|By Laura Green, The Palm Beach Post, Fla.|
Its fate, however, will be decided by one of the oldest concepts of American law: that
However the court rules on the question of whether
"There will almost certainly be some message for
If the court strikes down the law, " it will establish new limits," he said.
With the court still debating the question,
But is that true?
The question may not be so easy to answer. The court's view of
For its first 13 years, the
Then came Marbury v. Madison, a seemingly unimportant case in which a justice appointed by
The court seated
"That was really a big deal because now, at the end of the day whether a law was going to stand or fall was going to be decided by the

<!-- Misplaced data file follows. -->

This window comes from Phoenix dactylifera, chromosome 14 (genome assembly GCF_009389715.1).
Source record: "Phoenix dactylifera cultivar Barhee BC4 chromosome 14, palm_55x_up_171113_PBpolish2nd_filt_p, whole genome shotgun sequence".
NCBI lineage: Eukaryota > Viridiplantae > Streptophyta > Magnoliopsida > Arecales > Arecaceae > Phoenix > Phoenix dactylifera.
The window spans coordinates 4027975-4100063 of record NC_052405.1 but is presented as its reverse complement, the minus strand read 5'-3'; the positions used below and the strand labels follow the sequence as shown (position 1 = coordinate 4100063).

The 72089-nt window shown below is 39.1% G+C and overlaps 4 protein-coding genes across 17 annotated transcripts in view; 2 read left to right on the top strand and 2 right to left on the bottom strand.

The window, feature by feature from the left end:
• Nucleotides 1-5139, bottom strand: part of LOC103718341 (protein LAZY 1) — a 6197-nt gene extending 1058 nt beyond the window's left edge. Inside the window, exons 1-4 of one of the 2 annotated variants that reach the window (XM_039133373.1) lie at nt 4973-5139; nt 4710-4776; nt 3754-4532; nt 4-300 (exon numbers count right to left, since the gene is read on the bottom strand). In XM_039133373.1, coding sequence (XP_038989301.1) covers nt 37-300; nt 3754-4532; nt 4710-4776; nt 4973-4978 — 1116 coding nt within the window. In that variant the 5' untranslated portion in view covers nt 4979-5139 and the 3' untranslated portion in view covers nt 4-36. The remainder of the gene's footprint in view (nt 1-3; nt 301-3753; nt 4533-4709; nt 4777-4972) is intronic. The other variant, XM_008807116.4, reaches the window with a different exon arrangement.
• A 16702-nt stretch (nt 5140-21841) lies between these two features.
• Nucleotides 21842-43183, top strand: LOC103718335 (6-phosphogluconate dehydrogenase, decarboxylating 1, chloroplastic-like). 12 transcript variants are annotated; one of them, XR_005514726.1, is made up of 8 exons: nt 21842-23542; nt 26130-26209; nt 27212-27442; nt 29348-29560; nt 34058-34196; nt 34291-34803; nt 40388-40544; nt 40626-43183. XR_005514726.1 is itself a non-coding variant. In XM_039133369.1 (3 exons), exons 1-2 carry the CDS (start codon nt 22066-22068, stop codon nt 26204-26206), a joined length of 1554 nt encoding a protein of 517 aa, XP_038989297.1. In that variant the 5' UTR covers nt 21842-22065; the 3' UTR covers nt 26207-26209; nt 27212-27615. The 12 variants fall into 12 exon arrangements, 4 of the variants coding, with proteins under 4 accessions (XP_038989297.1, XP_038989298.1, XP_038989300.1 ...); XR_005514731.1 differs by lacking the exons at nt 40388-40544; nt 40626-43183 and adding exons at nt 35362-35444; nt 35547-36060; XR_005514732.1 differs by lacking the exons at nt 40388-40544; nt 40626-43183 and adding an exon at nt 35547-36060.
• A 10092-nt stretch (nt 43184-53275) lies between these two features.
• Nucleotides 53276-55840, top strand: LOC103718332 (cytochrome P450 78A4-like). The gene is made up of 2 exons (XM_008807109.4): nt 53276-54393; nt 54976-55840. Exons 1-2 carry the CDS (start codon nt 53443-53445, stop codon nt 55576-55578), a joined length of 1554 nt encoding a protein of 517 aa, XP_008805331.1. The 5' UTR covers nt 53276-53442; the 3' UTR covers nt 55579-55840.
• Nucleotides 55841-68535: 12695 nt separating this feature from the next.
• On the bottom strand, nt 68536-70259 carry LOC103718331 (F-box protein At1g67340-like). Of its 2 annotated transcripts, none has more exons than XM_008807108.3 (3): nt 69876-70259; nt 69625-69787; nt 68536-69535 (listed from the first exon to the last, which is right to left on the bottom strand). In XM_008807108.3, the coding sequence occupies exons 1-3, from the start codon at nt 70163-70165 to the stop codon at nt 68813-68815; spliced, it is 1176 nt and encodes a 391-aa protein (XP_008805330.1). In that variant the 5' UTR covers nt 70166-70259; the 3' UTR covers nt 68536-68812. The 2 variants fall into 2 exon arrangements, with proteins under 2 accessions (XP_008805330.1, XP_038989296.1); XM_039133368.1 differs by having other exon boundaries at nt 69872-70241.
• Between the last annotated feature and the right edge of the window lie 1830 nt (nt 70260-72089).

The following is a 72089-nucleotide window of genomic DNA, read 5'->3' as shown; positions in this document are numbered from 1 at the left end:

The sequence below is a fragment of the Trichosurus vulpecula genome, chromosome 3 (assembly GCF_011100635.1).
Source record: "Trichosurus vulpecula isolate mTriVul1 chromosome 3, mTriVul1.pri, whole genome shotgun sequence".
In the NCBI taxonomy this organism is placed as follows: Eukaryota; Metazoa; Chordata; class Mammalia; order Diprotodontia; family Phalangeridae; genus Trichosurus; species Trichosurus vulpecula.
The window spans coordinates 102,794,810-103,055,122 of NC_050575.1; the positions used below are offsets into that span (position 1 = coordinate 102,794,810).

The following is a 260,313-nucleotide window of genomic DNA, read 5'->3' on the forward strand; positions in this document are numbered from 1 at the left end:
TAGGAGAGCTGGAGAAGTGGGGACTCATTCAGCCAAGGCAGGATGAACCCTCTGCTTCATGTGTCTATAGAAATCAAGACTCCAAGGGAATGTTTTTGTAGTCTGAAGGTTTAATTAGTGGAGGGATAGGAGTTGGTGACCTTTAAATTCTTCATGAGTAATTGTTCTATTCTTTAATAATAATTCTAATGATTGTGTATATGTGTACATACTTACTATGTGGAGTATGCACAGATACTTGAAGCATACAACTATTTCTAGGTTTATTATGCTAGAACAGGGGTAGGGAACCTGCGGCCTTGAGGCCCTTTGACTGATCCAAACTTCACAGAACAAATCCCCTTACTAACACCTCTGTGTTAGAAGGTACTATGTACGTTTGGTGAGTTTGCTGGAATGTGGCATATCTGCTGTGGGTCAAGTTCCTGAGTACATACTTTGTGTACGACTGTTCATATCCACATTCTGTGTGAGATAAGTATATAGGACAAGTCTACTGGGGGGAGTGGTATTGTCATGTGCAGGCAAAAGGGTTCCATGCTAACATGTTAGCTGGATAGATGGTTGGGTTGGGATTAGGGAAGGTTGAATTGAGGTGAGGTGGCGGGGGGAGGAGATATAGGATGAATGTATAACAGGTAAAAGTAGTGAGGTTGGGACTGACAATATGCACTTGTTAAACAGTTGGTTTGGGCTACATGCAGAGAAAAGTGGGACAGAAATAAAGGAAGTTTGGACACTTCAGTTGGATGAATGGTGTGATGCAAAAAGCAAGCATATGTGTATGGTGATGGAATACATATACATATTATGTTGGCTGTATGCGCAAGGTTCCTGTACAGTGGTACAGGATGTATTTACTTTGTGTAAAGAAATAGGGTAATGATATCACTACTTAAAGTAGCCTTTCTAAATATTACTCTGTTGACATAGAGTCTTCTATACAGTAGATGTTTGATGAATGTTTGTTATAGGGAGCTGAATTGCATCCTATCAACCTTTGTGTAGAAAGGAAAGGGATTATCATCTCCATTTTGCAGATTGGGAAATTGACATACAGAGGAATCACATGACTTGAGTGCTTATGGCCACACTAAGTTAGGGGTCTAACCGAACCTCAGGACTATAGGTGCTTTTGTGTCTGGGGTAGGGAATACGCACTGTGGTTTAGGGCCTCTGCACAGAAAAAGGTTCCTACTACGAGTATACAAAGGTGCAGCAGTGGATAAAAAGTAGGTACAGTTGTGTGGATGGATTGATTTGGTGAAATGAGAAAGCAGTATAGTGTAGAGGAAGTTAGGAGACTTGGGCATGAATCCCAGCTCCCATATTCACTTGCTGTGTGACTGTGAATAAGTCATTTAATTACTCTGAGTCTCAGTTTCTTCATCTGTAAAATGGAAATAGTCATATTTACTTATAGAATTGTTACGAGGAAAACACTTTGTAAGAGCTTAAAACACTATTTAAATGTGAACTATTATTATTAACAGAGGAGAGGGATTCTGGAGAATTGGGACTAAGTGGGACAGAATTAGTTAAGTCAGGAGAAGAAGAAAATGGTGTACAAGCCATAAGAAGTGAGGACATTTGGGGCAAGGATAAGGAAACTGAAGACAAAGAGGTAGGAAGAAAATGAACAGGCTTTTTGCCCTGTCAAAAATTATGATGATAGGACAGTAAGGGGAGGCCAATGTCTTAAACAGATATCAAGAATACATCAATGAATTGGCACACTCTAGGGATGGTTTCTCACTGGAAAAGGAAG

Among a series of New Deal regulations struck down by the court in the 1930s were an agriculture price support program, a code setting maximum working hours and a minimum wage for the poultry industry, and a law setting pensions for railroad workers.
The court ruled that
Suddenly, the court issued a series of rulings upholding programs including the Social Security Act.
Although not a New Deal case, one of that era that bears particular note is Wickard v. Filburn. Both proponents and challengers of Obama's health care law cite it.
In that 1942 case, a wheat farmer sued over laws establishing grain quotas.
The court said no, on the grounds that Filburn's personal crop would reduce his activity -- his purchase in the national grain market.